Big Tech & Startups
Stories about tech giants, startups, and venture capital
WeWork pulls IPO filing (1 minute read)
WeWork will withdraw its S-1 filing and postpone its initial public offering. SoftBank, one of WeWork's biggest backers, had valued WeWork at around $47 billion after the release of its S-1. This caused investors to voice skepticism about WeWork's business. Public investors have since valued the company at as low as $10 billion. WeWork's new CEOs have started to cut costs at the company by selling assets, putting up side businesses up for sale, and considering the layoffs of roughly 5,000 workers. These actions are aimed at preparing the company for its IPO, which will be still be held, but at an unknown date.
Facebook has begun hiding likes (1 minute read)
Facebook began hiding the number of reactions, views, and likes on posts in Australia, making them only visible to the author of a post. During the trial of this feature, Facebook will gather feedback to understand whether this change will improve people's experiences. A majority of Australian users will be part of the test. Facebook had tested hiding likes on Instagram earlier this year with the aim of removing the pressure from how many likes a post will receive. Instagram likes are now hidden in seven countries.
Science & Cutting Edge Technology
Stories about scientific breakthroughs and futuristic
technologies like AI, blockchain, and space travel
China Grew Two Cotton Leaves on the Moon (3 minute read)
Two cotton leaves have grown from a mini biosphere that was part of an experiment onboard China's Chang'e-4 spacecraft, which landed on the far side of the moon earlier this year. Other seeds, fruit-fly eggs, and yeast were also contained in the biosphere, but only the cotton produced positive results. The cotton died on the onset of the first lunar night as temperatures dropped to minus 190 degrees Celsius. This is the first time a seed has sprouted on the moon. The team behind Chang'e-4 plans to send more biology payloads, including some with animals, into space for future missions.
Google used photogrammetry to create a detailed VR tour of Versailles (2 minute read)
Google and the Château de Versailles have teamed up to create a VR private tour of Louis XIV's royal residence. The virtual palace has 21 rooms, 387,500 square feet of internal surfaces, and over 100 sculptures, paintings, and other works of art. Google used over 4TB of data and textured 15 billion pixels for the recreation. It is currently only available for HTC Vive and Oculus Rift. A smaller online exhibition is available for people without the headsets, featuring over 390 objects, artifacts, and paintings from six of the Palace's most famous rooms.
Programming, Design & Data Science
Tools, open source libraries, and other resources
for programmers, designers, and data scientsts
CodeSearchNet (GitHub Repo)
Rudder-Server (GitHub Repo)
Rudder is a platform for collecting, storing, and routing customer event data to dozens of tools. It is open-source and designed to run as a single binary in a cloud environment. Developers can control event data, enhance or transform event data with other internal data, and collect as much data as possible without having to worry about overrunning event budgets.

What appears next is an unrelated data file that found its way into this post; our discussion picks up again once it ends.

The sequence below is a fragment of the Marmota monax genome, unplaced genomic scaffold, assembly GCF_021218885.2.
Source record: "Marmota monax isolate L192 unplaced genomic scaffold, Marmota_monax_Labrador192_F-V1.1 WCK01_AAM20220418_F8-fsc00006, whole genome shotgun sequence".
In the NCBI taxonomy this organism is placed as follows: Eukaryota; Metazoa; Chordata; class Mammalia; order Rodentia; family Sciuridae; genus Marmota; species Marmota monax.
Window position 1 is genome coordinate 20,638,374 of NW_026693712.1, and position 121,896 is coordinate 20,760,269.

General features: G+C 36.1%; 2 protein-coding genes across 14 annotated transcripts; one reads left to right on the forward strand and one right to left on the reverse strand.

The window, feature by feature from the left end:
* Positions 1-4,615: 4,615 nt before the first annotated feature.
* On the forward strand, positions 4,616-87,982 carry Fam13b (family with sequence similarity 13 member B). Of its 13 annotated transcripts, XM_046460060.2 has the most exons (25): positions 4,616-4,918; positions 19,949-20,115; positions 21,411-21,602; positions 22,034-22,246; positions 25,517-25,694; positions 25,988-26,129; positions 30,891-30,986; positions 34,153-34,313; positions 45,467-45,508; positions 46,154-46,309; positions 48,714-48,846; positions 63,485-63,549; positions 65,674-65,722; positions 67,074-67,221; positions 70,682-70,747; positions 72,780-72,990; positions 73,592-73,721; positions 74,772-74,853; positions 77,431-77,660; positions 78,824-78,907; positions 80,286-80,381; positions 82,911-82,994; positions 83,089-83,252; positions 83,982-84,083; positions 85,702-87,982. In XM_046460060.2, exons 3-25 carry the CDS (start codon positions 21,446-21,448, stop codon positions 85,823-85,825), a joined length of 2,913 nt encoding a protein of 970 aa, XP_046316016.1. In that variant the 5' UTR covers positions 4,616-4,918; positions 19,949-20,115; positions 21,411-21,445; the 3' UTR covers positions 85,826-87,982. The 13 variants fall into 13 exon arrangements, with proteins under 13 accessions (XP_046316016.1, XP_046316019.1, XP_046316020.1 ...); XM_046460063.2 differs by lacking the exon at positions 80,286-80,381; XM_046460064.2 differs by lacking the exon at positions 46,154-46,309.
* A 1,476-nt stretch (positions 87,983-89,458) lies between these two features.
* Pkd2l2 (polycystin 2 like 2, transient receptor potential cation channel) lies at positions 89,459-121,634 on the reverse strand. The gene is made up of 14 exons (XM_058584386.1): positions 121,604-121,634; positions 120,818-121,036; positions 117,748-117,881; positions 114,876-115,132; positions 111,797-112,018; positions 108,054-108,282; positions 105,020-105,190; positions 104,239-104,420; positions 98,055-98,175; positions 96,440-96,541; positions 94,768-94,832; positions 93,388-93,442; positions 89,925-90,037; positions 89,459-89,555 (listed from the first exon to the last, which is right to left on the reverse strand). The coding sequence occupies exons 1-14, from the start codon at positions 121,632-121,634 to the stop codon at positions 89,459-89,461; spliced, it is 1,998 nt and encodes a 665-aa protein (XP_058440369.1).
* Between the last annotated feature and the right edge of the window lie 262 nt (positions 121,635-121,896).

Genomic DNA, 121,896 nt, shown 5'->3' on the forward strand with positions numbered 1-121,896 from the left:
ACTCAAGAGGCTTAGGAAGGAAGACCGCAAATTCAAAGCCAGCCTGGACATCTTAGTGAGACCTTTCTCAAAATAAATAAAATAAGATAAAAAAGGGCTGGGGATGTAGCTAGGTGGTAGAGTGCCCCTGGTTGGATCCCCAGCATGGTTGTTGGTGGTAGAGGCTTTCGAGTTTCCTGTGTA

Random stuff techies might be interested in
SpaceX Has Starry-Eyed Ambitions for Its Starship (6 minute read)
Elon Musk unveiled SpaceX's prototype spaceship, Starship, a vessel that is roomy enough to fit 100 passengers that will be powered by a massive, reusable rocket. Starship will be involved in multiple missions to carry people to different cities on Earth as well as to the moon and Mars. The unveiling event marks 11 years since SpaceX reached orbit for the first time with the earliest version of its Falcon rockets. Last month, a Starship prototype levitated about 500 feet into the sky and then glided down. Musk aims to have the prototype fly to 65,000 feet within one to two months, and in orbit within six months. While SpaceX has demonstrated that it can reliably deploy satellites and cargo to space, it has never launched people. NASA, SpaceX, and Boeing are each building their own transportation systems to carry astronauts to and from the International Space Station, but the projects are behind schedule.
Engineers Sprint Ahead, but Don’t Underestimate the Poets (5 minute read)
The advantages of choosing a STEM major fades after the first job, and by age 40, the earnings of people who majored in fields like social science or history have caught up. This may be because older workers in STEM areas have to learn on the job, whereas their younger counterparts learn skills in school, making them more competitive when entering the job market. Those who major in other fields usually develop stronger soft skills, which have long-run value in a wide variety of careers. With technology changing all the time, those who learned skills that were in demand would receive a short-run salary premium, but when the technology changes, these workers will have to compete with people who graduated while learning the new technology. People who took non-STEM majors were more likely to develop skills that eventually put them into high-paying management positions.